Regulation 14 of the Regulations provided that both a person on whom a notice is served and a taxpayer in respect of whom a notice relates has a right of Appeal to the Royal Court and “on hearing the appeal, the Royal Court may confirm, vary or set aside the requirement to which the appeal relates”. However, following an amendment on 6 November 2013, the statutory scope of an appeal to the the Royal Court against a decision of the Comptroller to issue a notice under the Regulations is limited to an application for judicial review.

DECISION

Preliminary Issue

Prior to addressing the grounds of appeal, the Court of Appeal considered the duties of the Comptroller upon receipt of a request for information and “how far beyond assessment of the material contained in the Request itself the Comptroller should go”. The Court found that the Comptroller should give the taxpayer or the third party service provider an opportunity to make representations. However, this does not mean that the Comptroller should hold a “mini- trial” and, provided that the Comptroller has “reasonable grounds” for his belief or opinion, he is empowered to act on such belief or opinion.

The Retrospectivity Issue

The Court of Appeal recognised that there is a general presumption against legislation operating retrospectively and cited the principle enunciated in Phillips v Eyre (1870) LR 6 QB 1 that legislation “ought not to change the character of past transactions carried on upon the faith of the then existing law”.  However, the presumption was not engaged in the present case as there was “no question of the legal character of any past transaction, act or omission by the Appellants being changed as a result of the 2008 Regulations: the basis of liability for Norwegian tax or prosecution for a Norwegian criminal offence pertaining to tax remains exactly the same as before”.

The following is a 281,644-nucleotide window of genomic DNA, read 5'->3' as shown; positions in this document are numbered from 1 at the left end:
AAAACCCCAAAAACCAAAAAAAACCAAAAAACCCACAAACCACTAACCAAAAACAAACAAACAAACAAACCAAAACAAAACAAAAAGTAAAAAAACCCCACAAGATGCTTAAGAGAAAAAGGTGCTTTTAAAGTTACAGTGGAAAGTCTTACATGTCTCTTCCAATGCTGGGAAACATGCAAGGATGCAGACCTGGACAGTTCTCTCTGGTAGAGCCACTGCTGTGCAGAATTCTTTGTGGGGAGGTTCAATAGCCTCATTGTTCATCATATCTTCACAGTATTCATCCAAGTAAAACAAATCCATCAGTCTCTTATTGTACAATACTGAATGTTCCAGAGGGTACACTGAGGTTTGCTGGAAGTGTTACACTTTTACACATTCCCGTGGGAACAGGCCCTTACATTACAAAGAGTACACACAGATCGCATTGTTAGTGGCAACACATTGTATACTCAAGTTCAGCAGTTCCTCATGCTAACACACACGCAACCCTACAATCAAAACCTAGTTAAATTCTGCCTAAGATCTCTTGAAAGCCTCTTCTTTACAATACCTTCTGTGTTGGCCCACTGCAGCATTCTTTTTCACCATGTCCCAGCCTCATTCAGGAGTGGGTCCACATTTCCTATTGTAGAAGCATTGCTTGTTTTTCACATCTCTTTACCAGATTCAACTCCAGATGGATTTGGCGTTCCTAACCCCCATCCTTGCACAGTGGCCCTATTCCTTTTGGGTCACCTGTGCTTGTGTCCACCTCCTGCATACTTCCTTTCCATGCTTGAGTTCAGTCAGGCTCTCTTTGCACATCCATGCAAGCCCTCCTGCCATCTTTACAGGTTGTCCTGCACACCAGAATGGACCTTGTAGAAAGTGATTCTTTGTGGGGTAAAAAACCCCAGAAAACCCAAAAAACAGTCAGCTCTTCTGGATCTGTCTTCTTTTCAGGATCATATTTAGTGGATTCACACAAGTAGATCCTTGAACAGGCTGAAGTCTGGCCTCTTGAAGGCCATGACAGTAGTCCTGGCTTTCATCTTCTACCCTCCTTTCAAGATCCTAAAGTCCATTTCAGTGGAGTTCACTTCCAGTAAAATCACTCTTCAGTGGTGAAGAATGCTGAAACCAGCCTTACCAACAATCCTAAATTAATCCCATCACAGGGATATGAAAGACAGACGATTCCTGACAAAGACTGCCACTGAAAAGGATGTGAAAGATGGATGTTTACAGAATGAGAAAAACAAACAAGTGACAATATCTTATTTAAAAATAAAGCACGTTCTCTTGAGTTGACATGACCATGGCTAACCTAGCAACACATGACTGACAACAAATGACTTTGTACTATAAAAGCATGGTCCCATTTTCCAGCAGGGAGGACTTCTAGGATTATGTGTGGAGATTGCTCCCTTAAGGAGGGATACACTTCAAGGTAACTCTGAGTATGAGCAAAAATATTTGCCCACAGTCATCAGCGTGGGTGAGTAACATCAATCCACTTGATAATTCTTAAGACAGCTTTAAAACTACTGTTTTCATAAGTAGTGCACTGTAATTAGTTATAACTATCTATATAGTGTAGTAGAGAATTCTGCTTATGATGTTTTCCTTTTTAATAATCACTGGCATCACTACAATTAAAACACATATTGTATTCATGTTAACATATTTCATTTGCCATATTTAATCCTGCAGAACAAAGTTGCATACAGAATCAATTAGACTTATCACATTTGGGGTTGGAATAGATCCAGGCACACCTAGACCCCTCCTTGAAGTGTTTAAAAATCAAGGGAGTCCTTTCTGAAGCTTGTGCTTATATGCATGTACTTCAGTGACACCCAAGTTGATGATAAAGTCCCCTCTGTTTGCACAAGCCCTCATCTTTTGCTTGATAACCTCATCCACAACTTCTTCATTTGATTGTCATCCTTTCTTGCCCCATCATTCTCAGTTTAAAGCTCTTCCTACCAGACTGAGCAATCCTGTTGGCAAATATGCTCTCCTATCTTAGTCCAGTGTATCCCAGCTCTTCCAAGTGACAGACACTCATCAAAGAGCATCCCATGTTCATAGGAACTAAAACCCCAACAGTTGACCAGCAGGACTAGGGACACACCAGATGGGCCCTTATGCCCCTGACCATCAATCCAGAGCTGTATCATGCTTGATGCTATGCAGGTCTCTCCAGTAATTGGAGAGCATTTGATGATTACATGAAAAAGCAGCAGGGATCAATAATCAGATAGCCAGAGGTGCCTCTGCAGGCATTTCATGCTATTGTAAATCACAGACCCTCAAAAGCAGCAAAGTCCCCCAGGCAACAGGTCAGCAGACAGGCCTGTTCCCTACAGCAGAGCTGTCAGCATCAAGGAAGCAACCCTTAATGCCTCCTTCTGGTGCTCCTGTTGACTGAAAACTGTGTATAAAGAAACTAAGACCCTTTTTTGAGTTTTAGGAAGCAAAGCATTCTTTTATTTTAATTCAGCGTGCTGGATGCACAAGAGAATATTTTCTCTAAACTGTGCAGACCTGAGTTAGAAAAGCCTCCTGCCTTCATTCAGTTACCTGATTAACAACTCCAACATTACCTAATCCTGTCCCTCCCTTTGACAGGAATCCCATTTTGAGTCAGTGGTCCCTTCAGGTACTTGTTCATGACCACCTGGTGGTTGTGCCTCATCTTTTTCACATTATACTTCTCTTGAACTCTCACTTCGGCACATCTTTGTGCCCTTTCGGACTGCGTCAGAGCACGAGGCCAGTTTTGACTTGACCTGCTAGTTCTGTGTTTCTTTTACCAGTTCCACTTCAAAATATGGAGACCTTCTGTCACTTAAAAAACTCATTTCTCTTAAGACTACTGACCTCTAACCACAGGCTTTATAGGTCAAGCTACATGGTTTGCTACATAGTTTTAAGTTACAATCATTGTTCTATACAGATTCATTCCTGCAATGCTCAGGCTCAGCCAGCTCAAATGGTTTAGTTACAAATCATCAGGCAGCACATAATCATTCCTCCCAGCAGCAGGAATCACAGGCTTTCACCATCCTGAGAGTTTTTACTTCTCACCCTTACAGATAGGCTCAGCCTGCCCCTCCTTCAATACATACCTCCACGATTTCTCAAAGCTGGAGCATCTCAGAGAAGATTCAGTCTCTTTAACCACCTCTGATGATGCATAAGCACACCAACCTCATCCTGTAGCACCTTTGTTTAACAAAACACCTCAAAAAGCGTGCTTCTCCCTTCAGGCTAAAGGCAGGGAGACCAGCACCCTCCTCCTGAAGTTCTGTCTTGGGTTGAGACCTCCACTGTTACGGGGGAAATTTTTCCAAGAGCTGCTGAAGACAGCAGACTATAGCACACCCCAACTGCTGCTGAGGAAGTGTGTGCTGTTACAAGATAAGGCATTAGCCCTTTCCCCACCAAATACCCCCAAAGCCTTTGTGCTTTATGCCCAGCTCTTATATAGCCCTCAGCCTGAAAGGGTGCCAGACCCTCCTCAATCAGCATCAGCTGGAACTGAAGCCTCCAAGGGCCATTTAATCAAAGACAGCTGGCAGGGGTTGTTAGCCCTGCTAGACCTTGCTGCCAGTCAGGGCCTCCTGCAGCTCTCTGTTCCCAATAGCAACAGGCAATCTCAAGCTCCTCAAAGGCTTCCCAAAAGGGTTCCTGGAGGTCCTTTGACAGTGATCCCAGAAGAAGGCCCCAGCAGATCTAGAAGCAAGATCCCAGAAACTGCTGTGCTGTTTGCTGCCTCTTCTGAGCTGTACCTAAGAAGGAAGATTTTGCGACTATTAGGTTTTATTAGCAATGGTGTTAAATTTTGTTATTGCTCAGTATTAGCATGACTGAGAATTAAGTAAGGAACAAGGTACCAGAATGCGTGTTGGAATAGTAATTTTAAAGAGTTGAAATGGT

The Court of Appeal agreed with the Royal Court that documents generated prior to the entry into force of the TIEA on 7 October 2009 could be obtained if the documents related to a “criminal tax matter”, as a consequence of Article 10 of the TIEA, which draws a distinction between the entry into force provisions for “criminal tax matters” and “all other tax matters”, and the definition of “criminal tax matters” in Article 3, which refers to intentional conduct having taken place either “before or after the entry into force of the TIEA”.

The Reasonable Grounds Issue